I have a knack for writing characters like me. This sounds like a bad thing, but it is not! Yes, I have written characters who resemble me in their appearance, fashion taste, sense of humor, hobbies, etc. and I need to steer clear of doing this too often or risk becoming predictable as an author. However, I have found that I also write characters who teach me about myself. For example, a cynical and morbid actor may not sound like me, but this particular character revealed to me some darker aspects of my own mind. (Don’t be scared; he’s not a bad guy.) Characters who I have tried to make unlike me have ended up like me in ways I did not intend, displaying through their traits and stories parts of myself that I did not even realize existed: apathy, romance, ambition, etc. all revealed themselves to me in my characters.

Continuing on, I have discovered that my life bleeds over into my fictional writing. I cannot control it. A barista from a coffee shop, a quirky house, a childhood friend, an overheard sentence, have all ended up in various stories of mine. I’m sorry if you read of a character that resembles you closely someday; I can’t really help it. I’ve found that I “collect” real-life characters and place them in fictional stories. As Sherlock Holmes once said, “life is infinitely stranger than anything the mind of man could invent.” I believe using aspects and people from the real world creates greater detail and intrigue in the fictional realm. 

The advice given by numerous authors to “write the book you want to read” is 150% valid. (please don’t attribute that quote to a single author; I’m pretty sure literally every successful writer has said something along those lines.) You know why assigned essays are not usually fun? Because 9 times out of 10, nobody wants to read your five paragraph essay on your three favorite foods. Actually, make that 10 times out of 10. Nobody cares. BUT, if you think of an idea that you wish to read about, why not write it yourself? When I find a book that fascinates me, I can’t stop reading. When I’ve thought of a story idea that fascinates me, the same principle is in place: I can’t stop writing.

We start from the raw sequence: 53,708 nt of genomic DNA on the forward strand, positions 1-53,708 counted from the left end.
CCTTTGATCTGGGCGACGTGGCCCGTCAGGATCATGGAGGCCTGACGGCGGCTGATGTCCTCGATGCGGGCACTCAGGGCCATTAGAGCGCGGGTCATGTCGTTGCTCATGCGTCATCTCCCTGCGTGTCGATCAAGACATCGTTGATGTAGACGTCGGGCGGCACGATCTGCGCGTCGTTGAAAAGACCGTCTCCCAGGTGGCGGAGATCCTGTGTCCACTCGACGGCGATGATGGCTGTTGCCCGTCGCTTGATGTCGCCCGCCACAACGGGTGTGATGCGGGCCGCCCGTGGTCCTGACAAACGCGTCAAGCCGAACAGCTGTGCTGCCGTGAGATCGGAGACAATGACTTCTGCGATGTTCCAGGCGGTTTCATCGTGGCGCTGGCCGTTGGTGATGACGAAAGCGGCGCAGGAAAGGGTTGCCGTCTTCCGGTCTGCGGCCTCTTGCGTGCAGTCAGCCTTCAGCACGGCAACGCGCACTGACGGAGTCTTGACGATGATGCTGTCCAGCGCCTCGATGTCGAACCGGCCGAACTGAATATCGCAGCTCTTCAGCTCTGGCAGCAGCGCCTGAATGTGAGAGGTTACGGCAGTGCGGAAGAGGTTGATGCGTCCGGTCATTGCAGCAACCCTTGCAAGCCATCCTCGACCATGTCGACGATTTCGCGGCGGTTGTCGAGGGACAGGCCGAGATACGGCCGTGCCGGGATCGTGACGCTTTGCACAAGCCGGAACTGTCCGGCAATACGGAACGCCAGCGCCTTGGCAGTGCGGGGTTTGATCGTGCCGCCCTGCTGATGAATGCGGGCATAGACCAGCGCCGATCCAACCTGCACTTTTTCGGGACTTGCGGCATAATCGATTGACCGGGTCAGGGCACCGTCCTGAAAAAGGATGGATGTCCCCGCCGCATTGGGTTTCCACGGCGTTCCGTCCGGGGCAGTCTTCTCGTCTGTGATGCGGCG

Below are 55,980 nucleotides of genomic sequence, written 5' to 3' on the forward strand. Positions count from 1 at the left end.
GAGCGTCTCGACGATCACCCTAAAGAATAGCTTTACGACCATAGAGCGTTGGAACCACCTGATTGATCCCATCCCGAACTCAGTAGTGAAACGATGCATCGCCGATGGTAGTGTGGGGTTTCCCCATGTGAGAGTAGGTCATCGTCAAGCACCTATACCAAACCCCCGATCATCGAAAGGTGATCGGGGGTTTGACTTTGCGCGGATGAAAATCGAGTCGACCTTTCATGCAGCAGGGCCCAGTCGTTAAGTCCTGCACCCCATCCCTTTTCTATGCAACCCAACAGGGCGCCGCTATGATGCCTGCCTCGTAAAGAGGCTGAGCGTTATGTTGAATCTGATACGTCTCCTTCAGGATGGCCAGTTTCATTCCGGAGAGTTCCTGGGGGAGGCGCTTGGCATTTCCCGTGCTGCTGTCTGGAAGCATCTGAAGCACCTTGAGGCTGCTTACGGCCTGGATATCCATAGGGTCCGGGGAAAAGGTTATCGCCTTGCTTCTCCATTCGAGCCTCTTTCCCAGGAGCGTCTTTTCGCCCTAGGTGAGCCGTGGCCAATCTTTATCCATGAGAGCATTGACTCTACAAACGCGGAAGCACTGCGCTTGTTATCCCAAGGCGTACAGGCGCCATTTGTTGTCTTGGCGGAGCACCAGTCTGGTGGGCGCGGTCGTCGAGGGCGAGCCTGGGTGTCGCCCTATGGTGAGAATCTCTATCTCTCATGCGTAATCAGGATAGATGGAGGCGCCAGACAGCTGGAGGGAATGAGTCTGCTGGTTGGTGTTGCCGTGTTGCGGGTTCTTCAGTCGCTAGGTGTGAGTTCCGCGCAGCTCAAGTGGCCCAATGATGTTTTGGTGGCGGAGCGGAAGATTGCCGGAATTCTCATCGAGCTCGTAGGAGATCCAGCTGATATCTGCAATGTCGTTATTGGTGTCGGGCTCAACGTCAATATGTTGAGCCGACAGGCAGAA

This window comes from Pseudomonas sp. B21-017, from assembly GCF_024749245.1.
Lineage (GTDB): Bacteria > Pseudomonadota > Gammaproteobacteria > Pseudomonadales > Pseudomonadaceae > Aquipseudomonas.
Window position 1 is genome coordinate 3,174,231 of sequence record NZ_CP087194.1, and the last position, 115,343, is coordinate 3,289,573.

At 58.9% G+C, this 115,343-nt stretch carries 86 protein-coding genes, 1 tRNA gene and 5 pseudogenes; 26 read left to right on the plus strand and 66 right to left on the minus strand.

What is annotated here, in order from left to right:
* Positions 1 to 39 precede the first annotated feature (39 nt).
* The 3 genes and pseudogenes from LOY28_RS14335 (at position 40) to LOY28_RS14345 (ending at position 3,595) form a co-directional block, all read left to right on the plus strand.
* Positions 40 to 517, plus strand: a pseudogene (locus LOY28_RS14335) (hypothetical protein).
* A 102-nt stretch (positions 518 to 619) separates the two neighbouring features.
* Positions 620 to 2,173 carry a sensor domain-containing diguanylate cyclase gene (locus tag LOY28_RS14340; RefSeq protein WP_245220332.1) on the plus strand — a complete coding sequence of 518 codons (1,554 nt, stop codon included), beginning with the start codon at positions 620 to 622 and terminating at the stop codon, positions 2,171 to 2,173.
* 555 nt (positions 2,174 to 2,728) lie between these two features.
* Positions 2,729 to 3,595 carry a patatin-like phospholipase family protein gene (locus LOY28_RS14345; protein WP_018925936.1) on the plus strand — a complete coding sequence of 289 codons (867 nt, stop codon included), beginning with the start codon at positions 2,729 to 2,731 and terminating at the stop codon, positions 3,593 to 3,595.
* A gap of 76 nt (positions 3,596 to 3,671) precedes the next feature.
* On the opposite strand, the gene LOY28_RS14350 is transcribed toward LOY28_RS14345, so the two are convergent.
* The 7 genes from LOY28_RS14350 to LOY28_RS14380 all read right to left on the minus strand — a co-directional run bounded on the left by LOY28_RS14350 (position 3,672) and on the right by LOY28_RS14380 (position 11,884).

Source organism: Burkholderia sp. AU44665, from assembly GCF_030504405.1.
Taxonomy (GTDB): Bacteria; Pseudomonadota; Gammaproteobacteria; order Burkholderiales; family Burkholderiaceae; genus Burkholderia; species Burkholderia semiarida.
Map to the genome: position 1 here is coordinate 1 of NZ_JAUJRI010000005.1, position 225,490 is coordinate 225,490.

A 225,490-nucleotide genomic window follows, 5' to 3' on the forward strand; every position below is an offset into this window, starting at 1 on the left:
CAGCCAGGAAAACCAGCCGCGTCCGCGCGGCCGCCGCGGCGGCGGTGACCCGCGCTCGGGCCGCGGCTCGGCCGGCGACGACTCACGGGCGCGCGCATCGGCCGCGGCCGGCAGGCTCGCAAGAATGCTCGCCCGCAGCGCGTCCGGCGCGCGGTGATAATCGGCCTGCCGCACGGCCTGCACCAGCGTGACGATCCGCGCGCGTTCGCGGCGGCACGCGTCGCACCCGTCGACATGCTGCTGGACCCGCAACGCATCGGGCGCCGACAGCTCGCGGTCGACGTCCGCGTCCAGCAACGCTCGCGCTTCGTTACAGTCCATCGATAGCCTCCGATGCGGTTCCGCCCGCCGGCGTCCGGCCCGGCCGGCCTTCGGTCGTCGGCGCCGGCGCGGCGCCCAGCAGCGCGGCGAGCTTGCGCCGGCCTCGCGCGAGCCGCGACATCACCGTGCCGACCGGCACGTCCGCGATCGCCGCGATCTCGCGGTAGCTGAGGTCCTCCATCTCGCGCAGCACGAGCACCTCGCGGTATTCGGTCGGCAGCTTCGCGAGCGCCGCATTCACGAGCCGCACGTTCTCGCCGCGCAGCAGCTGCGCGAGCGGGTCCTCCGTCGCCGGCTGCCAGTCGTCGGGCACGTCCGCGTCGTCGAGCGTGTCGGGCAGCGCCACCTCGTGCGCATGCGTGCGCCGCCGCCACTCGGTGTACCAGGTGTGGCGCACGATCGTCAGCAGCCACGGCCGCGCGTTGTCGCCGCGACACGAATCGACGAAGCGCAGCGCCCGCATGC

Despite being the author, I don’t know where every part of the story will go and I am as surprised by its twists and turns as I hope readers will be one day. It’s frustrating when plot points won’t connect or the timeline does not line up or characters decide to be fundamentally unlikeable. However, all of the struggles are forgotten the moment a character develops naturally or a plot twist generates itself or even when a particularly good bit of imagery paints itself. Writing is a constant adventure.

That about wraps up my reflections for now…oh wait! I have a couple more little tidbits that I have discovered over the past few days of writing:

  1. Writing time is like Narnia time in reverse; one minute of writing might actually be three hours of regular time. This can get out of hand very quickly.
  2. I feel guilty but a little bit cool every time I write a swear word, even if it is an edgy character saying it and not me. We’ll see if I let those stay in later drafts
  3. I have a morbid mind. Don’t ask. If this book makes it through publishing, you’ll see what I mean.
  4. It is possible to have a crush on your own character. The problem is if that character is based off a real person. (Not this time, though.)
  5. Netflix and writing go surprisingly well together. I managed to re-watch a season of Parks and Recreation and write 10,000 words in the same day. (Blame jet-lag for my laziness…)
  6. I get so enthusiastic about my ideas that I fear it borders on annoying. Sorry, everyone I’ve talked to in the past three days. If this ever gets published, you can have a free copy to read or burn depending on how obnoxious you found me.
  7. Coffee is writer fuel. One shot of espresso generates roughly 2,000 words. I’m open to donations of coffee money. The more coffee, the sooner this draft is finished.
  8. I write because I have to. I mean, I have no idea if anyone actually reads my blog posts regularly but I cannot help writing them. Words just build up inside my brain and if I don’t string them together into written sentences, I go crazy.

That’s all for now! If you read all the way to the end of this, do me a favor and like or comment or send me an appreciative message via carrier pigeon since I’d like to get an estimate as to how many people/who actually read(s) to the end of my articles. (See extra realization number 8) Thanks!

Okay bye for reals! Back to frantically typing my draft!